People and things are often better known or explained by observing what is associated with them. Three of Origen’s Bible commentaries and sermons associate immodesty in the same class as fornication, uncontrolled rage, greed, and jealousy, which indicates the serious view Christians had of it. His Commentary on Romans categorized it with deceit, while his Commentary on Titus placed it in the same list as idolatry, witchcraft, and drunkenness. Modesty itself, he preached, is akin to chastity and piety.
A generation after Tertullian’s death, Cyprian became pastor or bishop of his city. Cyprian was the leading churchman in northern Africa from Libya to the Atlantic and his influence spread to Europe and Asia Minor. In A.D. 252 he wrote On Works and Alms, in which he stated that wealthy Christian ladies are to anoint their eyes with good works and character instead of eye-shadow.
Arnobius of Sicca, also a North African Christian, wrote Against the Heathen sometime between A.D. 304 and 311. Although there is no known connection between him and Clement, Tertullian, the Didascalia, or Cyprian, there is a remarkable unity with them. At Book 2 Chapter 41 Arnobius stated that cosmetics, piercing the ears, jewelry and other personal adornment abuse both body and soul. Arnobius particularly decried men who used eye makeup, curled their hair, and otherwise altered their appearances to resemble women. He believed that all such artificiality was contrary to nature and obscured the divine image in human beings. At Book 2 Chapter 41, Arnobius rhetorically asked:
Was it for this He sent souls, that, forgetting their importance and dignity as divine, they should acquire gems, precious stones, pearls, at the expense of their purity; should entwine their necks with these, pierce the tips of their ears, bind their foreheads with fillets, seek for cosmetics to deck their bodies, darken their eyes with henna; nor, though in the forms of men, blush to curl their hair with crisping-pins, to make the skin of the body smooth, to walk with bare knees, and with every other kind of wantonness, both to lay aside the strength of their manhood, and grow in effeminacy to a woman’s habits and luxury?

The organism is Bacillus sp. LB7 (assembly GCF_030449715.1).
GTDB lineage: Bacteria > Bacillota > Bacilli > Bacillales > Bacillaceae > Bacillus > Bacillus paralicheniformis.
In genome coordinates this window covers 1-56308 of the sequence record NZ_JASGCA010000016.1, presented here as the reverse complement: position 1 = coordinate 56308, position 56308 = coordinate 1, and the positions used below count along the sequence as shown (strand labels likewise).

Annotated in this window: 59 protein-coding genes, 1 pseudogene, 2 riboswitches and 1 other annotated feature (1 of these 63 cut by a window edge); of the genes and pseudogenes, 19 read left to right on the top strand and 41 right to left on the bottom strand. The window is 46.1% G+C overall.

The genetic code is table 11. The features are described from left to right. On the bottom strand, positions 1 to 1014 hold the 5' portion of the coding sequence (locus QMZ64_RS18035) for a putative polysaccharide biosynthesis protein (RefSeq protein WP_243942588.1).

The forgoing were not the opinions only of self-appointed moralists who sought to impose a new practice on the church. Everyday laypeople incorporated the ethic into their lives, at least judging by the record of a martyrdom that took place in A.D. 202. Two Christian ladies were led into an arena to be mauled to death by a wild beast. Upon its first attack, one of them “fell on her loins; and when she saw her tunic torn from her side, she drew it over her as a veil for her middle, rather mindful of her modesty than her suffering.”
In short, the teaching that Christians exercise modesty by dressing as unpretentiously as possible and refraining from artificial enhancements of physical beauty dates back a long way in Christianity, right to the first century. Its ancient advocates were in good standing in the mainstream church, not members of small sects.
Although Clement’ Paedagogus 2.12 and Tertullian’s On the Pallium 5 forbade men to wear shoes, a prohibition no denomination today has adopted, this restraint does not appear in the other six authors, nor even in Clement’s Stromata. Even The Paedagogus 2.12 permits shoes to men in some circumstances. The same chapter regards footwear as always mandatory for female Christians. Tertullian banned only some types of shoes in De Spectaculis 23, not all footwear. The Didascalia proscribed only certain styles, such as those that resembled those of prostitutes; here is another fashion that has reemerged in our own time. While shoes could be dispensed with in the Nile Delta, where Clement lived and wrote, it was impractical further north, where the others composed their books.